April 17, 2005

>Kendo Hanshi OKUZONO KUNIYOSHI (8th Dan) Says…

Don’t strike with your hands, strike with your feet.
Don’t strike with your feet, strike with your hips.
Don’t strike with your hips, strike with your heart.

When I struck a wall trying to pass 7th dan, one sensei told me to “try and swing a light bokuto as heavily as possible.” I complied with this advice, but found it very difficult to do. I didn’t really understand the point. Instead, I thought that it would be far more beneficial to swing a heavy bokuto as if it were light, and this is precisely what I did. However, after about 6 months of training with a heavy bokuto, I sustained an injuty to my shoulder.I decided to try the light bokuto again, but still couldn’t grasp the point of swinging a light bokuto as if it were heavy. I started thinking about this while I practiced my suburi every day. I started to realize that if I swung the bokuto with my hande it felt very light. However, it felt a lot heavier when I concentrated on striking with my hips. At last I was striking to understand what he meant. However, if there was even the slightest element of confusion in my heart, no matter how much I tried to concentrate on striking from my hips, the kensen would wobble, and it would feel light again. I realized that to swing a light bokuto as if it were heavy required a balance of body an mind, and this was connected to the concept of heijoshin (placid or calm state of mind.) If you are able to maintain heijoshin, you will be able to react accordingly to anything that comes your way. This taught me the importance of the most fundamental concept in Kendo, kokoro (heart or soirit). Of course, this is easily put into words, but it has to be more then just understood on an intellectual level. In other words, it is extremely important that you make every effort to try and understand these concerts through mastery of technique.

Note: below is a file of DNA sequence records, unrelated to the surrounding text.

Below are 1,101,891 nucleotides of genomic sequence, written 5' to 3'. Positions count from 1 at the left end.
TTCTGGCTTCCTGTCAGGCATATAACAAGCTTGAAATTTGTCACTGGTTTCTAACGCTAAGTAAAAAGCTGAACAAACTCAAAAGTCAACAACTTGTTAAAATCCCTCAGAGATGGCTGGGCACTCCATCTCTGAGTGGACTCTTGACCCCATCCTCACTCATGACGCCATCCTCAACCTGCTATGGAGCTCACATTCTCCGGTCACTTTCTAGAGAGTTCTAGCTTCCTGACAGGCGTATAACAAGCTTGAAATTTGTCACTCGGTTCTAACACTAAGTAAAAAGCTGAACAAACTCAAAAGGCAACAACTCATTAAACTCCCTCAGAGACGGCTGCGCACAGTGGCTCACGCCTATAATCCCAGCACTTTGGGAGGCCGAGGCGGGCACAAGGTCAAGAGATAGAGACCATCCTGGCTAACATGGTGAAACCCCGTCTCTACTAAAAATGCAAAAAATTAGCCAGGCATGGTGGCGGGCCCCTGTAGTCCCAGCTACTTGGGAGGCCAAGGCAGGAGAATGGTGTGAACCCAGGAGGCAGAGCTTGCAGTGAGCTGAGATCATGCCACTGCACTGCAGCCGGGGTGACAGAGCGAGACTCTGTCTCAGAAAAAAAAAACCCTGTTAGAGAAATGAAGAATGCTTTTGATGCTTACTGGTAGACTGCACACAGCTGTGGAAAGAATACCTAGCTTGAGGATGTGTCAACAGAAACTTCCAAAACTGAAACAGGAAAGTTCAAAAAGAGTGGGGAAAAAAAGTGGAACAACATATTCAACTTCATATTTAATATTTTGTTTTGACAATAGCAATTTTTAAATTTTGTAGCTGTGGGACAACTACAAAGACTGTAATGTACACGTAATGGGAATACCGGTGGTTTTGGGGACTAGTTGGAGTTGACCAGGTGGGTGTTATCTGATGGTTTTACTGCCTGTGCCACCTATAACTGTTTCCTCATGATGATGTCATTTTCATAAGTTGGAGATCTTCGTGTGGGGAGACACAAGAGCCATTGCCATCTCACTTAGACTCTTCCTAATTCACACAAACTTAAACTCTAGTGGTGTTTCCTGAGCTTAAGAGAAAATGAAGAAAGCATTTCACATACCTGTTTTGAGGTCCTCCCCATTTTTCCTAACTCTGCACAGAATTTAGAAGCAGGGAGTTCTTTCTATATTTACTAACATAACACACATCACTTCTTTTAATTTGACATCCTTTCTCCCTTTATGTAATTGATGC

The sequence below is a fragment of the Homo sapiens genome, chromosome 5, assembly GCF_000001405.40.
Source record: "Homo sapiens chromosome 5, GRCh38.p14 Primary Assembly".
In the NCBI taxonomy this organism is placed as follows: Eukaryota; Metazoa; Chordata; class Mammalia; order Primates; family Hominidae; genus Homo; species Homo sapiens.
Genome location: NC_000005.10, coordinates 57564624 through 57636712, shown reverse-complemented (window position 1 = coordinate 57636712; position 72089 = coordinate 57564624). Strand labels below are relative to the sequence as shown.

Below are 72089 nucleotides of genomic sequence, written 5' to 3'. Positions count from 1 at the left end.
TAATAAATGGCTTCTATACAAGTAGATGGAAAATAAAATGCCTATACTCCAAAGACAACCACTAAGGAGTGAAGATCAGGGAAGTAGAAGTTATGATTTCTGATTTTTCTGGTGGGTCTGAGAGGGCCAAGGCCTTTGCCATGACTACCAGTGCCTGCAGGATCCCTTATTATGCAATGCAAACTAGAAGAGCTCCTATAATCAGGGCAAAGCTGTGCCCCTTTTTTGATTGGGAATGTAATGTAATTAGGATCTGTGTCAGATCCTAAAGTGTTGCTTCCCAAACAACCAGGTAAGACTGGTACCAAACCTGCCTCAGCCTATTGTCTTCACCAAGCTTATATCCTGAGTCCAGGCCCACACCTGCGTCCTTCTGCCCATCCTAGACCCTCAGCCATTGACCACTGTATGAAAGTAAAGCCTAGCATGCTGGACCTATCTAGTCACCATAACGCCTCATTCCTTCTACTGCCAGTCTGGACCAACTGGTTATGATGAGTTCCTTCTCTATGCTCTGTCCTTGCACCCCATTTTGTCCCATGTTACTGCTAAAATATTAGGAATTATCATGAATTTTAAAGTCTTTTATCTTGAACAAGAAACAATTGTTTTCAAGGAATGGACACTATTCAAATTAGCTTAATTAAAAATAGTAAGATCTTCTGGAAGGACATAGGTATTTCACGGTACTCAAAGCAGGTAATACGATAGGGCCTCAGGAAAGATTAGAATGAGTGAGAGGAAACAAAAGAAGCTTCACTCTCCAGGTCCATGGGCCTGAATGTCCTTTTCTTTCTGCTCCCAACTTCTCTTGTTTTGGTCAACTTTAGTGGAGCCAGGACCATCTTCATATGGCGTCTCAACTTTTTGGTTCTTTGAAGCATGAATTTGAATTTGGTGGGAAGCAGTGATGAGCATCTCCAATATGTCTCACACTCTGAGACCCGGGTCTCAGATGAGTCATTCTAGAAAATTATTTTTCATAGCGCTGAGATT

Kendo World Magazine- Vol 3. NO 1. 2004 (pg19)

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